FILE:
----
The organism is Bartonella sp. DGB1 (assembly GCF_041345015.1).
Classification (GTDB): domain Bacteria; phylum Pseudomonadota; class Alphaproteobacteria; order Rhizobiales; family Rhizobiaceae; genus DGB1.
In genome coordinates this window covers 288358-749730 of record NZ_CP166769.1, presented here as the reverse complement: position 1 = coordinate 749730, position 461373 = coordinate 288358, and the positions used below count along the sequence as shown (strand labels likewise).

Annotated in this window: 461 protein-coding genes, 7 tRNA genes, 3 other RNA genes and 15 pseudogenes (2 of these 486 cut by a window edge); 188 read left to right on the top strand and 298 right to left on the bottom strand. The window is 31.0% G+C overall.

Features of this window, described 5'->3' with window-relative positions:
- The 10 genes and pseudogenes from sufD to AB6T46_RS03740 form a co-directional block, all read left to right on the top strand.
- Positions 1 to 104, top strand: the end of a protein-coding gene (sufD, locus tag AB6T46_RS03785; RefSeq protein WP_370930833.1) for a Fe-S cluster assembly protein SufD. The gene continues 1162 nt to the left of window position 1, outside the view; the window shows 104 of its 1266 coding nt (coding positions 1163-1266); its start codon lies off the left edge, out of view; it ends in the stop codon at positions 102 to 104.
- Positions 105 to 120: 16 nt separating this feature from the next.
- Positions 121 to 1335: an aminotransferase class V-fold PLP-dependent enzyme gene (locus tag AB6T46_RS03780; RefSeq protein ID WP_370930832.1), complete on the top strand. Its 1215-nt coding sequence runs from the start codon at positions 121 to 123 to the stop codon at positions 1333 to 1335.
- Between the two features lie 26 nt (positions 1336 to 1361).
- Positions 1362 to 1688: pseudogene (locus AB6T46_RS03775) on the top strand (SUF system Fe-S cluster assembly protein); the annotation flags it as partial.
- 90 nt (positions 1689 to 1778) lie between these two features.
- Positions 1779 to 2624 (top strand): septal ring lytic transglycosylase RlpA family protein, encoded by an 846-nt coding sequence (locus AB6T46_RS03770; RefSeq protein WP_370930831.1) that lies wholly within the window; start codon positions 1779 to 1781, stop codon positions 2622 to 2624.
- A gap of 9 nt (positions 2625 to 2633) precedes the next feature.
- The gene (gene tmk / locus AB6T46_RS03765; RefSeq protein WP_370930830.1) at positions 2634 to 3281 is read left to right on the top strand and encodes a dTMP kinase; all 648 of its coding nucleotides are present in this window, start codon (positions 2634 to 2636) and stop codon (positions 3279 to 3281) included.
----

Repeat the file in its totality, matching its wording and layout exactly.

The organism is Bartonella sp. DGB1 (assembly GCF_041345015.1).
Classification (GTDB): domain Bacteria; phylum Pseudomonadota; class Alphaproteobacteria; order Rhizobiales; family Rhizobiaceae; genus DGB1.
In genome coordinates this window covers 288358-749730 of record NZ_CP166769.1, presented here as the reverse complement: position 1 = coordinate 749730, position 461373 = coordinate 288358, and the positions used below count along the sequence as shown (strand labels likewise).

Annotated in this window: 461 protein-coding genes, 7 tRNA genes, 3 other RNA genes and 15 pseudogenes (2 of these 486 cut by a window edge); 188 read left to right on the top strand and 298 right to left on the bottom strand. The window is 31.0% G+C overall.

Features of this window, described 5'->3' with window-relative positions:
- The 10 genes and pseudogenes from sufD to AB6T46_RS03740 form a co-directional block, all read left to right on the top strand.
- Positions 1 to 104, top strand: the end of a protein-coding gene (sufD, locus tag AB6T46_RS03785; RefSeq protein WP_370930833.1) for a Fe-S cluster assembly protein SufD. The gene continues 1162 nt to the left of window position 1, outside the view; the window shows 104 of its 1266 coding nt (coding positions 1163-1266); its start codon lies off the left edge, out of view; it ends in the stop codon at positions 102 to 104.
- Positions 105 to 120: 16 nt separating this feature from the next.
- Positions 121 to 1335: an aminotransferase class V-fold PLP-dependent enzyme gene (locus tag AB6T46_RS03780; RefSeq protein ID WP_370930832.1), complete on the top strand. Its 1215-nt coding sequence runs from the start codon at positions 121 to 123 to the stop codon at positions 1333 to 1335.
- Between the two features lie 26 nt (positions 1336 to 1361).
- Positions 1362 to 1688: pseudogene (locus AB6T46_RS03775) on the top strand (SUF system Fe-S cluster assembly protein); the annotation flags it as partial.
- 90 nt (positions 1689 to 1778) lie between these two features.
- Positions 1779 to 2624 (top strand): septal ring lytic transglycosylase RlpA family protein, encoded by an 846-nt coding sequence (locus AB6T46_RS03770; RefSeq protein WP_370930831.1) that lies wholly within the window; start codon positions 1779 to 1781, stop codon positions 2622 to 2624.
- A gap of 9 nt (positions 2625 to 2633) precedes the next feature.
- The gene (gene tmk / locus AB6T46_RS03765; RefSeq protein WP_370930830.1) at positions 2634 to 3281 is read left to right on the top strand and encodes a dTMP kinase; all 648 of its coding nucleotides are present in this window, start codon (positions 2634 to 2636) and stop codon (positions 3279 to 3281) included.